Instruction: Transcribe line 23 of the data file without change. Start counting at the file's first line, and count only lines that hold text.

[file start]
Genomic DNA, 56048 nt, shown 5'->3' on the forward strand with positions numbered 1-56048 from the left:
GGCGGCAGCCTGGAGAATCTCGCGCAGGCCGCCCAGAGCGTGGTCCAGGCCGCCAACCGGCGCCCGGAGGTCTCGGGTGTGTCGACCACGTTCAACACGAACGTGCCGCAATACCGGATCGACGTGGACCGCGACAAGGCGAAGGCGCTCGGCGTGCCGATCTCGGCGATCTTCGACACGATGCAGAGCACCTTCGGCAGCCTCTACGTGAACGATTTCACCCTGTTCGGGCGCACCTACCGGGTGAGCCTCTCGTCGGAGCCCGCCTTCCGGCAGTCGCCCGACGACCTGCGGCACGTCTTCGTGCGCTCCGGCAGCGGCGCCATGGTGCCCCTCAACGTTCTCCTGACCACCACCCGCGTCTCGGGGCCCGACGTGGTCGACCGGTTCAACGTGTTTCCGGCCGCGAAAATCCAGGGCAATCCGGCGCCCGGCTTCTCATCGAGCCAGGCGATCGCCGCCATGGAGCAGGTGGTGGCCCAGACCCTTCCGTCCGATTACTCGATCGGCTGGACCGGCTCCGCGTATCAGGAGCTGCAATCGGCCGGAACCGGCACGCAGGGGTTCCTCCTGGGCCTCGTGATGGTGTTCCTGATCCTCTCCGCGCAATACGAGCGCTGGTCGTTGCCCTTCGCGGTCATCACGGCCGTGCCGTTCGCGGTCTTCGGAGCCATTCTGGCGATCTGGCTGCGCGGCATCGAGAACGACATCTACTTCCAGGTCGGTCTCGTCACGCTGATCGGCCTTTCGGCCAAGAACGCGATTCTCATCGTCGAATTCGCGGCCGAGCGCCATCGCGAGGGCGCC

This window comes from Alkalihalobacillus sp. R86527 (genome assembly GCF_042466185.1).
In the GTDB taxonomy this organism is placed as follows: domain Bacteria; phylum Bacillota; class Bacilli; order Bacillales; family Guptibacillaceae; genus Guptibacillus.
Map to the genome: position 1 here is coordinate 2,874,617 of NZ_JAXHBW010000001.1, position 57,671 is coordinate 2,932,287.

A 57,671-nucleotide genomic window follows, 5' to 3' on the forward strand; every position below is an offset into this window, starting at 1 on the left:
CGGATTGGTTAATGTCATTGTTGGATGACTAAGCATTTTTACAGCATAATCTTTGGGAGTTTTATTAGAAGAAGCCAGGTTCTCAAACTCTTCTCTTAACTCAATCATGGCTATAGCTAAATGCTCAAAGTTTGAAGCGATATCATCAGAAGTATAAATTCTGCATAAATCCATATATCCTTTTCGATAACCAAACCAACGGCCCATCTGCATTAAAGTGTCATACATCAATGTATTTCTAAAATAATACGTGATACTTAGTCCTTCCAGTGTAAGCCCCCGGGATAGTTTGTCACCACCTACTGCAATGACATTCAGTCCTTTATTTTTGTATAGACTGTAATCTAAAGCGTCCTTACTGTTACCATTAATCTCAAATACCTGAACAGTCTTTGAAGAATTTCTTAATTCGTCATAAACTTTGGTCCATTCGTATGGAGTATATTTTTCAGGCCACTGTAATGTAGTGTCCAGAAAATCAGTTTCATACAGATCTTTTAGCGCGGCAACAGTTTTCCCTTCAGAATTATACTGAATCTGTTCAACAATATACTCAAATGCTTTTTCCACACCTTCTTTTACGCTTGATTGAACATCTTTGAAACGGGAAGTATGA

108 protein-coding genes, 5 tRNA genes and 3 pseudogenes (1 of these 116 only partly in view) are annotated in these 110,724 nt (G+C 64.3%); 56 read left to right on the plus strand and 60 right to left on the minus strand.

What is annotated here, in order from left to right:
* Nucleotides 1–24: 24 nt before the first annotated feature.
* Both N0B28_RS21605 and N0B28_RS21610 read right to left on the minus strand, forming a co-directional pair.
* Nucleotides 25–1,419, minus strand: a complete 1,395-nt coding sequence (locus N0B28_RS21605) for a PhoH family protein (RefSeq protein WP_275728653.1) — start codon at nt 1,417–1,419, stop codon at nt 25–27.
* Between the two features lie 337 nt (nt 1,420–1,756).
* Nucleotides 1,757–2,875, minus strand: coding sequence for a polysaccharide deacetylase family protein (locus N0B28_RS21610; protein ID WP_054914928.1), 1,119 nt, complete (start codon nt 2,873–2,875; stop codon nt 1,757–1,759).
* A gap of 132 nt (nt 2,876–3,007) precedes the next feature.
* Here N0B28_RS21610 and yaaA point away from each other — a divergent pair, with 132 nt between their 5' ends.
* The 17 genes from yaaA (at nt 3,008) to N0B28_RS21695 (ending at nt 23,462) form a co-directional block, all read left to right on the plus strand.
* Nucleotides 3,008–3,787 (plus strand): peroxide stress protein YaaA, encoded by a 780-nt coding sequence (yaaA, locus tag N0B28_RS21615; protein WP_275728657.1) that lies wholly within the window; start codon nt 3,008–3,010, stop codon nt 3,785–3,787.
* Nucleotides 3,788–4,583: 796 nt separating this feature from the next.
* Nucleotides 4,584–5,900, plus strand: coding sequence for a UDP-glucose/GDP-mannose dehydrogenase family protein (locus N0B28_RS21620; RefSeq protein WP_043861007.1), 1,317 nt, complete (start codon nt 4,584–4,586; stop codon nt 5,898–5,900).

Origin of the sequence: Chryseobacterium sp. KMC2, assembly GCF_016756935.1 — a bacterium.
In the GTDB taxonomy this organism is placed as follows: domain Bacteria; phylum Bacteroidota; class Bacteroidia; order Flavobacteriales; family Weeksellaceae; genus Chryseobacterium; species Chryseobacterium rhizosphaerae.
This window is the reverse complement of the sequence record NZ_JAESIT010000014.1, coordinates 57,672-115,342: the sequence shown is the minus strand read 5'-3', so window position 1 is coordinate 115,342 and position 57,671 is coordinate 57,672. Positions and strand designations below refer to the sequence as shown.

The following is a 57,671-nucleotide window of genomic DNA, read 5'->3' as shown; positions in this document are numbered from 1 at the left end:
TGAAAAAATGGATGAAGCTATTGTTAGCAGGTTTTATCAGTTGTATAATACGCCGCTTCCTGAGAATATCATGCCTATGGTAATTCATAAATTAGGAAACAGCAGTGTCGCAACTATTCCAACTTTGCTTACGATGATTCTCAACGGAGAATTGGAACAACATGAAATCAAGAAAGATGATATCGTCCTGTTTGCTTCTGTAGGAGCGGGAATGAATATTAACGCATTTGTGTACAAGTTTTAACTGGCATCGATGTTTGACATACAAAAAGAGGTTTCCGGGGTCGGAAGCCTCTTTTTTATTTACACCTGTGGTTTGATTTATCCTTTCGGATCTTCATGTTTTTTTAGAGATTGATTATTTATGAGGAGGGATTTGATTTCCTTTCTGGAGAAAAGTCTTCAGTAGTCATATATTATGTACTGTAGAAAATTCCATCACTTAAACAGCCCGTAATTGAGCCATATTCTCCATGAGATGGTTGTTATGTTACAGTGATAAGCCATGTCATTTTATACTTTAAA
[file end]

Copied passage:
This window is the reverse complement of the sequence record NZ_JAESIT010000014.1, coordinates 57,672-115,342: the sequence shown is the minus strand read 5'-3', so window position 1 is coordinate 115,342 and position 57,671 is coordinate 57,672. Positions and strand designations below refer to the sequence as shown.